After our lecture on Monday I began to think about the ideals behind a liberal arts education. Originally the liberal arts were considered to be logic, grammar and rhetoric. Eventually the liberal arts evolved to include quadrivium, arithmetic, geometry, astronomy, music. After learning about the origins of a liberal arts degree I began to think about how it applies to a Colby College education. In thinking more about life at Colby I realized that there is in fact a clear divide between the two cultures. However, I do believe there are some exceptions to the cultural divide which has helped to keep the liberal arts alive.
When looking at colleges my search focused on liberal arts schools exclusively. Coming into college i believed that it was important to be well versed in many different concentrations rather than a single subject. While being at Colby I have taken a wide array of classes ranging from classical civilization to extraterrestrial life. While I consider myself to be a more science based thinker, I have still found all of the classes which I have taken to be interesting. However, many people here at Colby take classes which only focuses on the field in which the plan to pursue post graduation. While Colby encourages student to explore new fields and discover new interests many students would rather take classes which only count towards their major or minor.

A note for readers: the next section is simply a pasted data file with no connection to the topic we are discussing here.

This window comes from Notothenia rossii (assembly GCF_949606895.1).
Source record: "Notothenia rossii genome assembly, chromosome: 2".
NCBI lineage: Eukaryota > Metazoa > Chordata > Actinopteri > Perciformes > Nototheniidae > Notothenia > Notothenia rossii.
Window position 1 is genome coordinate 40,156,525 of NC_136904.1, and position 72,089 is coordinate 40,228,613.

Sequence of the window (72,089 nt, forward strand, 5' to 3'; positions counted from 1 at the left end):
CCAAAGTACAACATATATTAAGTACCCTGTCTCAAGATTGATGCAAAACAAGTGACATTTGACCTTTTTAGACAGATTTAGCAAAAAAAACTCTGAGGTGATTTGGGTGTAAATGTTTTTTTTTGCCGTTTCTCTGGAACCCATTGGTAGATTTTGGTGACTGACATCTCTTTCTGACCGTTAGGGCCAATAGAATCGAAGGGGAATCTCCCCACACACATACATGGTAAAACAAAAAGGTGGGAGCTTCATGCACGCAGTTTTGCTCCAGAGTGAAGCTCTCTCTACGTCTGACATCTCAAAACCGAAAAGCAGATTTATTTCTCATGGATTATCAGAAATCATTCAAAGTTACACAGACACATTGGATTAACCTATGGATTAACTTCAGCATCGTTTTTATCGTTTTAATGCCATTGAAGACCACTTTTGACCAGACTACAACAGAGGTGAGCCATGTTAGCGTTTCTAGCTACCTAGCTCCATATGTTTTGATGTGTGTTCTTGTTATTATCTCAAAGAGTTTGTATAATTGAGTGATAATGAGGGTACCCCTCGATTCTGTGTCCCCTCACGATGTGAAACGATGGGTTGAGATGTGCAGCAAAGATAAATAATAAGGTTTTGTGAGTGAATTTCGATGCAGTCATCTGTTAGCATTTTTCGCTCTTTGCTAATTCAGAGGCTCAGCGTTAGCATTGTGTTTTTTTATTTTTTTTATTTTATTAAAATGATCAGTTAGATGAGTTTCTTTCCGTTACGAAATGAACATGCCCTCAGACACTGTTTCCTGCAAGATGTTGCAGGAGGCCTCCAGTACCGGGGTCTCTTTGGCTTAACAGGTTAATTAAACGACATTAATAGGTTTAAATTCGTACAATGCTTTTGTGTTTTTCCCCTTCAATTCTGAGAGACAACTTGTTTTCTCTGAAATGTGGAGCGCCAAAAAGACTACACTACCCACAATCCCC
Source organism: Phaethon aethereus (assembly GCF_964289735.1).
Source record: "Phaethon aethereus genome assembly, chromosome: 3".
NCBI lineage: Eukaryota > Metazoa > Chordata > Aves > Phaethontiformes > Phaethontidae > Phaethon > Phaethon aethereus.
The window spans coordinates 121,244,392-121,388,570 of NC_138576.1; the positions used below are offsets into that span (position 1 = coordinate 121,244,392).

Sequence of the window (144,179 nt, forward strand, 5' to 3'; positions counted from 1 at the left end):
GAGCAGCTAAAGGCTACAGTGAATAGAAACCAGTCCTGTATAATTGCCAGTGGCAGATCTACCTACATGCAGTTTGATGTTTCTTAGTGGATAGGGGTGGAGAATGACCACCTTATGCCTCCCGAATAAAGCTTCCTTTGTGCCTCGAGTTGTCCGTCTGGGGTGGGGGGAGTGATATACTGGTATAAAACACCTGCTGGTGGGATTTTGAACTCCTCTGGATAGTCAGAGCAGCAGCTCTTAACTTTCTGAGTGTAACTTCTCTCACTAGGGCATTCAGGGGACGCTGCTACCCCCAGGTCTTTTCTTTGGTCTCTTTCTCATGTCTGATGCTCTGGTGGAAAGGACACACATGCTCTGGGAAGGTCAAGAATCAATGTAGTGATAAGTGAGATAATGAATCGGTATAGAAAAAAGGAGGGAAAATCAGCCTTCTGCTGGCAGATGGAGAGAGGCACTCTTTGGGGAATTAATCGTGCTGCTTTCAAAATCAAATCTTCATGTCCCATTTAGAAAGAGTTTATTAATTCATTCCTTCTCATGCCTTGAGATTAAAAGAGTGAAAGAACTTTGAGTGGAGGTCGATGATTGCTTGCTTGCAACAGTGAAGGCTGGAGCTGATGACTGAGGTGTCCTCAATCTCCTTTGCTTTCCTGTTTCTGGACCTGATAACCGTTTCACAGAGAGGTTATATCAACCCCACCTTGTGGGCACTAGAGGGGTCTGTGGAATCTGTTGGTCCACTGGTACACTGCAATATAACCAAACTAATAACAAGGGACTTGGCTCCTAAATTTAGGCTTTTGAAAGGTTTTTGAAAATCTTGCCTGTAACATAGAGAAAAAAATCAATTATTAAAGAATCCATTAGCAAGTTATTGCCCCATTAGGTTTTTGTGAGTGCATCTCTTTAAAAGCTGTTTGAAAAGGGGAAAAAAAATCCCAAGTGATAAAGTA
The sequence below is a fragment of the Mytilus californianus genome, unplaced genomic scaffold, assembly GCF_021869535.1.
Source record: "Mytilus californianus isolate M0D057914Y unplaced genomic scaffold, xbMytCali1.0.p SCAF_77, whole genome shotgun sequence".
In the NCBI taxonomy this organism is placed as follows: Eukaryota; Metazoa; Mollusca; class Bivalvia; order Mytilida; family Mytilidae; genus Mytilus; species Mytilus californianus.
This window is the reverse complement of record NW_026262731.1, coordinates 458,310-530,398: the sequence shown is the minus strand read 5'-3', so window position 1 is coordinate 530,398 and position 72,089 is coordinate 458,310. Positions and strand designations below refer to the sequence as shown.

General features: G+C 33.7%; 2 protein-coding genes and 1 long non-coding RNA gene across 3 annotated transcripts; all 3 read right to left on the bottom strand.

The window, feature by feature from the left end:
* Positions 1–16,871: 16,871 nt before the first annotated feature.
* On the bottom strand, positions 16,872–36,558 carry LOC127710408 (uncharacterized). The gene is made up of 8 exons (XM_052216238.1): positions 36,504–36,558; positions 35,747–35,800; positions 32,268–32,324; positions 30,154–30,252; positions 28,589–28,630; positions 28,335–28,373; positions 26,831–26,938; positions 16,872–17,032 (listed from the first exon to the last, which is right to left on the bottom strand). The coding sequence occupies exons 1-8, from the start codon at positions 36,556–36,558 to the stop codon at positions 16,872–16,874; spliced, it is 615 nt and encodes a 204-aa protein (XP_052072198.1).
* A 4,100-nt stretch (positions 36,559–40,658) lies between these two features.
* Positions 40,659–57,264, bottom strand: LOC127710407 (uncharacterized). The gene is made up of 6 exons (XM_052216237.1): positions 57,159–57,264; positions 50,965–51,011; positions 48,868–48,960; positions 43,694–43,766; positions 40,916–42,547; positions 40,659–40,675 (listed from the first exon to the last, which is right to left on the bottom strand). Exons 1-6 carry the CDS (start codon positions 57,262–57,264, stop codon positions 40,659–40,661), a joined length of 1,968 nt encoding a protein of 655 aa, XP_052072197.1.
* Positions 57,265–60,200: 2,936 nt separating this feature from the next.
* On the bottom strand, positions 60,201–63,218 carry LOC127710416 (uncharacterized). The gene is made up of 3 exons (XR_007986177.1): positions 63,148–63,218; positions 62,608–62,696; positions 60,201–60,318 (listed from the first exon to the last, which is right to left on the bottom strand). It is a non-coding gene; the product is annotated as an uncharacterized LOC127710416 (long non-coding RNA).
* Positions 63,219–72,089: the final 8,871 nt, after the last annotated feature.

While students at Colby are often determined to quickly get through their distribution requirements many students never experience a distribution requirement. There are many colleges and universities in which students enroll directly into their desired career path. However, I find it hard to believe that freshman students fully know what they want to pursue a career in without exploring all options. By opting out of taking courses in various departments it prevents students from potentially finding new passions or interests. The ideal of specializing in a single subject seems unrealistic. The reason being that every idea and thought in the world is not a stand alone issues. However, the greatest issues in the world require dynamic thinking and creative problem solving. It is for this reason that students should not be restricted to a single subject but rather should have the chance to learn about various subjects and their effects of society. However, todays education system puts more focus and importance on getting a job after college than becoming a well-rounded individual.
However, when I began to take classes in the Science, Technology, and Society field, I realized that not all students are focused on checking off boxes. In the two STS courses which I have taken during my time at Colby thus far I have found students who interests vary. In the course in which I took over the fall semester, Origins, there were computer science majors interested in creative writing, biology majors interested in refugee resources, and many more insightful students. Students who seek out STS as a field of study often understand that the world cannot be looked at through a single lens. What I began to realize through the courses I have taken in the STS department is that interdisciplinary fields allow for the liberal arts culture to survive.